Having being declared by its predecessors as an inferior entrant in the field of combat games, the original Nintendo Ninja Garden was not received with much enthusiasm. A far cry from the original, the Ninja Garden 3, Razor’s Edge, was at that time published by Tecmo Koei for WII U, and developing was made by Team Ninja with the notable exit of the series director Tomonobu Itagaki. Largely seen to be a remarkable improvement from the previous version Ninja Garden II, the razor’s edge cuts most of what was featured in the original game. Prominently absent is the removal of the scene where one could easily murder an unarmed opponent. In addition, the scenes where there was minimal interaction with the player whereby for example pulling off the trademark moves of Ryu Hyayabusa with a one or two button move is now a thing of the past.
The game offers new game play features though the pattern of game is very similar and the violence has finally hit its apogee. Indeed, the blood spatters and the addition of dismemberment and decapitation scenes add a new level of brutality to the game that was previously not there. Furthermore, the tweaks in the game add a great physical impact with even the difficulty level being amped up to meet the games highly brutal reputation.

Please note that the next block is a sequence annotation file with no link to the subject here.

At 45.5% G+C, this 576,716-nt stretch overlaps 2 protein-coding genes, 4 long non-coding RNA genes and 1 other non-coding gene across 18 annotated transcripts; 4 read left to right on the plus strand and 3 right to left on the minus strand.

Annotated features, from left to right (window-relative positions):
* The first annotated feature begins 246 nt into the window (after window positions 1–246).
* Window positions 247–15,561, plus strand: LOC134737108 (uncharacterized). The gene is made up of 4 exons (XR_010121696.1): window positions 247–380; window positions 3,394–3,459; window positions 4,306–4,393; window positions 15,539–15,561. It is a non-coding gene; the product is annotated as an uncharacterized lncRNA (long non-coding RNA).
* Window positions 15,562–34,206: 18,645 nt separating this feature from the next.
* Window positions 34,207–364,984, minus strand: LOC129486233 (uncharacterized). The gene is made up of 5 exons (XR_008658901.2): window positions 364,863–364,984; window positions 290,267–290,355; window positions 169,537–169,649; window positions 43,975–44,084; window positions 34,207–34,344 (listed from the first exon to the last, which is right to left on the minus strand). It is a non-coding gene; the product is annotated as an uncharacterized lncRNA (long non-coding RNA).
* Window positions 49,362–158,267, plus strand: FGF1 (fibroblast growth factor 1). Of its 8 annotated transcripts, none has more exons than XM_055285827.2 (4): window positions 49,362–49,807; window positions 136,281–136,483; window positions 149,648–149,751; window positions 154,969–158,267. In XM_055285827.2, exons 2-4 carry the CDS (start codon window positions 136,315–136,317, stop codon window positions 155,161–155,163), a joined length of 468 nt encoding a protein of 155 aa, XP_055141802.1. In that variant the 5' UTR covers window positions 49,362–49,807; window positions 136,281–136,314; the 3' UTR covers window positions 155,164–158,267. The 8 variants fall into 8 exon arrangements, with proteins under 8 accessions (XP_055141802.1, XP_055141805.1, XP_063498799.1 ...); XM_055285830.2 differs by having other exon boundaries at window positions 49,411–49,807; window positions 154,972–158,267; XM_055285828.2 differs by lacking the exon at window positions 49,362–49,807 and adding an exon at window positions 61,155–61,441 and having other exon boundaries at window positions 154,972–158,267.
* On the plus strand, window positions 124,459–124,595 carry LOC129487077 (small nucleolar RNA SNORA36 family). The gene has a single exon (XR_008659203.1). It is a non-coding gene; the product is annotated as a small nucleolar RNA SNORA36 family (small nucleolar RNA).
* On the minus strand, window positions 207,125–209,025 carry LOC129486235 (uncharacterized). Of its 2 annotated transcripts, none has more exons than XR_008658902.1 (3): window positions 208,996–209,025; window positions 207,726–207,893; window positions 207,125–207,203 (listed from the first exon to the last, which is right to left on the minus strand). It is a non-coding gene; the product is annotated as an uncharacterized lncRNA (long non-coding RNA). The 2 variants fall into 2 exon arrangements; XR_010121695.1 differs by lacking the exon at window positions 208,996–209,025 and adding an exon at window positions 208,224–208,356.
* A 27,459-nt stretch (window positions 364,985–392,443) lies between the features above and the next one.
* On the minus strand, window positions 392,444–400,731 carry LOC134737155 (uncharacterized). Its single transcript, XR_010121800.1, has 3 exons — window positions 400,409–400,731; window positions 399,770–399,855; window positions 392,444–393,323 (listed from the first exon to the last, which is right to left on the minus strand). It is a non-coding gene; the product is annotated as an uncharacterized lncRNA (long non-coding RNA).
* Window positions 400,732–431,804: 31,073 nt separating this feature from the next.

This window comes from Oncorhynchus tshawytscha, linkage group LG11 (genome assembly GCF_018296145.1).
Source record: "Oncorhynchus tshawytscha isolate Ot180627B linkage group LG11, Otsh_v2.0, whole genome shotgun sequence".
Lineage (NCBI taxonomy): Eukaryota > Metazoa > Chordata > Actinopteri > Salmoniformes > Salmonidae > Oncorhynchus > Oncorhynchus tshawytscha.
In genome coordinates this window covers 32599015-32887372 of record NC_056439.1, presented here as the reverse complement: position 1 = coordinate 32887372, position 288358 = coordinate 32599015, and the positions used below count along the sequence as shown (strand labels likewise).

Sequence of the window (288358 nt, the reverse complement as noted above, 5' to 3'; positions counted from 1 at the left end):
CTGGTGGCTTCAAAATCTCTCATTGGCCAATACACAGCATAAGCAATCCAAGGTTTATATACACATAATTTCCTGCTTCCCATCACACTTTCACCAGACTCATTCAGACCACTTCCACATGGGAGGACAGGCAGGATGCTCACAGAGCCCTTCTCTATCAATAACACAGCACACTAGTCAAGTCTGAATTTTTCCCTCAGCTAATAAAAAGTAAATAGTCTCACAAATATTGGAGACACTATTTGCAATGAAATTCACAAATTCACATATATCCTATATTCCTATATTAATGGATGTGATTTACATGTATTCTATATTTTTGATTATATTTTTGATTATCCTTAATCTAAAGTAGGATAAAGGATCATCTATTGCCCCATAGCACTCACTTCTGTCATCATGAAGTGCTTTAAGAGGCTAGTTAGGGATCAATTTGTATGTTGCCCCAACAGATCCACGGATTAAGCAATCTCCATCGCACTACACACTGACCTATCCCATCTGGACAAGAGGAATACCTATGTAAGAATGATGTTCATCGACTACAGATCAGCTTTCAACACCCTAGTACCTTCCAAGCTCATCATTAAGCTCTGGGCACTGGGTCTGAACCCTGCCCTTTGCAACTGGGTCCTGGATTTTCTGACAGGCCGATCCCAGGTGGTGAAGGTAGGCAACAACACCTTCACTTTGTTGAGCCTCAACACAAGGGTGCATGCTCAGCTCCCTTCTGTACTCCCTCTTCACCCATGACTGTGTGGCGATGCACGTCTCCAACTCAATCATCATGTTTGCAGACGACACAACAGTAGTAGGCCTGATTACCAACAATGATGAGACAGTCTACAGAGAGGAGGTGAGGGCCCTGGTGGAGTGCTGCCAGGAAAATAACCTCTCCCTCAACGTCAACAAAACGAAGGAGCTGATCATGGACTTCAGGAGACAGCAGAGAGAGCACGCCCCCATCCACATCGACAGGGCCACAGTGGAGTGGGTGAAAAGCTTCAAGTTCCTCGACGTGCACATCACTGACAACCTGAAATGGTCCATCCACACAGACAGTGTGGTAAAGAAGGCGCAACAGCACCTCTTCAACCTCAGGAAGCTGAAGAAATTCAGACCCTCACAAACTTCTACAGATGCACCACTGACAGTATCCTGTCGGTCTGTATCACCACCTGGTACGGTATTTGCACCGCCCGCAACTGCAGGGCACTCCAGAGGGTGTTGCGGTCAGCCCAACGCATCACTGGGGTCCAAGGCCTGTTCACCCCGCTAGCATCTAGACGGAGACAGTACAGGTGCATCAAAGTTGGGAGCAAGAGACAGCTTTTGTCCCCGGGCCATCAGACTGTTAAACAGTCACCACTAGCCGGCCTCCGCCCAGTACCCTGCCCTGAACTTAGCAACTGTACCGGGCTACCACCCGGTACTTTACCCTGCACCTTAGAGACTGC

The “steel on bone” is an excellent new cinematic feature that allows the players to do some cutting through the body when a slow motion sequence. With enemies experiencing a great deal of pain before they die and their ability to speak while playing are among some excellent additions to the game which add to the overall game play experience. Other additions like those slide maneuver that do replace the reverse the wind. The plot sets off the Ryu by getting a visit from the ministry if Defense of Japan. Accompanied by Mizuki, they undertake journeys that see them fighting in London, Ryu getting cursed the grip of murder. The game promises a lot for the seasoned enthusiasts.